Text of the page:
But the good thing about a lie is that, unlike truth, it is too weak to stand for long. Two years after, the Supreme Court lie has expired and it is poetic justice that the court itself declared the obituary and the chief priest who officiated the requiem is the self-same Justice Ariwoola. In a unanimous judgement on Friday, the Supreme Court reversed its earlier dismissal of an appeal by GTBank against a N2.4 billion judgement given in favour of Innoson Motors Nigeria Limited by the Court of Appeal in Ibadan, Oyo State.
In the judgement, a five-man panel, led by Ariwoola, admitted that the Supreme Court can reverse itself and “confessed” that it erred when, in a ruling on February 27, 2019, it dismissed the appeal marked SC/694/2014 filed by GTBank.
In the lead judgement, written by Justice Tijani Abubakar but read by Justice Abdu Aboki, the panel, which also had John Okoro, and Helen Ogunwumiju as members, held that it was misled by its Registry, which failed to promptly bring to the notice of the panel that sat on the case on February 27, 2019 that GTBank had already filed its appellant’s brief of argument.
Relying on the almighty Order 8 Rule 16 of the Supreme Court’s Rules, Justice Abubakar held that the apex court has the power to set aside its own decision in certain circumstances, like any other court. He said such circumstances include where any of the parties obtained judgement by fraud or deceit, where such a decision is a nullity or where it is obvious that the court was misled into giving a decision. Of course, Hope Uzodimma’s case fulfils all these conditions. He obtained the judgement by misleading the court into giving an egregious verdict. In the instant case, the Supreme Court blamed its Registry for the “error”.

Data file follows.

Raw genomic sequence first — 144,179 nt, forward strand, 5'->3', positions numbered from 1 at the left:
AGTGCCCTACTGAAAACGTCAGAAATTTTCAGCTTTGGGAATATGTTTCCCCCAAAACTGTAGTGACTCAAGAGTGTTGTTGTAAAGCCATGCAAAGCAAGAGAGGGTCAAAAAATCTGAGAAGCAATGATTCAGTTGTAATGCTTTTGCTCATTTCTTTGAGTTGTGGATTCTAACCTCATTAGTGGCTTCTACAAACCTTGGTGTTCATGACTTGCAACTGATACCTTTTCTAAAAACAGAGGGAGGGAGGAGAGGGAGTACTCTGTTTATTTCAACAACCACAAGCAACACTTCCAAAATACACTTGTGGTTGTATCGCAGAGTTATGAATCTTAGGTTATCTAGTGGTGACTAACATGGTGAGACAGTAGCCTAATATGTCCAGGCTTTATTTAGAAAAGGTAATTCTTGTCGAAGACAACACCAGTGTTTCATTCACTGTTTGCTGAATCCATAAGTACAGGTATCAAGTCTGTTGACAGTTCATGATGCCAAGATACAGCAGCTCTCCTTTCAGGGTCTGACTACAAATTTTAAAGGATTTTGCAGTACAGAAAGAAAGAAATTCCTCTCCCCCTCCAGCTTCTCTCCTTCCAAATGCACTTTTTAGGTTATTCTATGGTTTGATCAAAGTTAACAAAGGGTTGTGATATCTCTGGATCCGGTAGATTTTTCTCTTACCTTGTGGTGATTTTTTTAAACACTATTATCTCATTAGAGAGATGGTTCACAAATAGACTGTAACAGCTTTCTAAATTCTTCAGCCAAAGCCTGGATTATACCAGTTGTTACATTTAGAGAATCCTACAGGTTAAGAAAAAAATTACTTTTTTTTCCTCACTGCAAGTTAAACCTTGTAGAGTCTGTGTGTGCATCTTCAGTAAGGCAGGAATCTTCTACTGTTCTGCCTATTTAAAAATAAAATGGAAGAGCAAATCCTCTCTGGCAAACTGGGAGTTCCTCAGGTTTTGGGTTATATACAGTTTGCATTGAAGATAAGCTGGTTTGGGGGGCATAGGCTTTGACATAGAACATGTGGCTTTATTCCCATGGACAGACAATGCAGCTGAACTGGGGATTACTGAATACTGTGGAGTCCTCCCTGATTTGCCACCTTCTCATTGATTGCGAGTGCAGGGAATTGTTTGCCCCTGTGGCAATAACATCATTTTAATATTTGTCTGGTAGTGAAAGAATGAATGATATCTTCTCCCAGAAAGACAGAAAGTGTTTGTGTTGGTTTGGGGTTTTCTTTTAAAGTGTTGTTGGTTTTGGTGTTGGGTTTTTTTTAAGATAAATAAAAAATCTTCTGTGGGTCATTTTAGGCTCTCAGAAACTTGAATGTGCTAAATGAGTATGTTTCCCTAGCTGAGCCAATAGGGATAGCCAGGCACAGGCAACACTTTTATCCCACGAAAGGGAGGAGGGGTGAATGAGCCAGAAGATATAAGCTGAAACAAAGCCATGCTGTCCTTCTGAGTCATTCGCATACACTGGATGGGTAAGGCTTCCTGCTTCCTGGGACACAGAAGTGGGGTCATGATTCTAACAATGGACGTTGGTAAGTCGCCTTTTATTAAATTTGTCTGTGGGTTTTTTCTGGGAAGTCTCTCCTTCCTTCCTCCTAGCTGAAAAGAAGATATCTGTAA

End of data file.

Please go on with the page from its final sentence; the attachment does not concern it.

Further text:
“It will be unjust to visit the sin of the court’s Registry on an innocent, vigilant, proactive and diligent litigant. The order dismissing the appeal was, therefore, made in error. It ought not to have been made, if all materials were disclosed. The application is, therefore, meritorious and hereby succeeds,” the court ruled.
Does anyone believe the Supreme Court? I don’t because many questions are concentrating my mind right now. How come it took the apex court more than three years to make this great discovery? Has anyone been sanctioned for it?
Beyond that, what this instant case has proved is that the Supreme Court can set aside its own judgement. Therefore, it lied when it claimed that it had no powers to do so on March 4, 2020.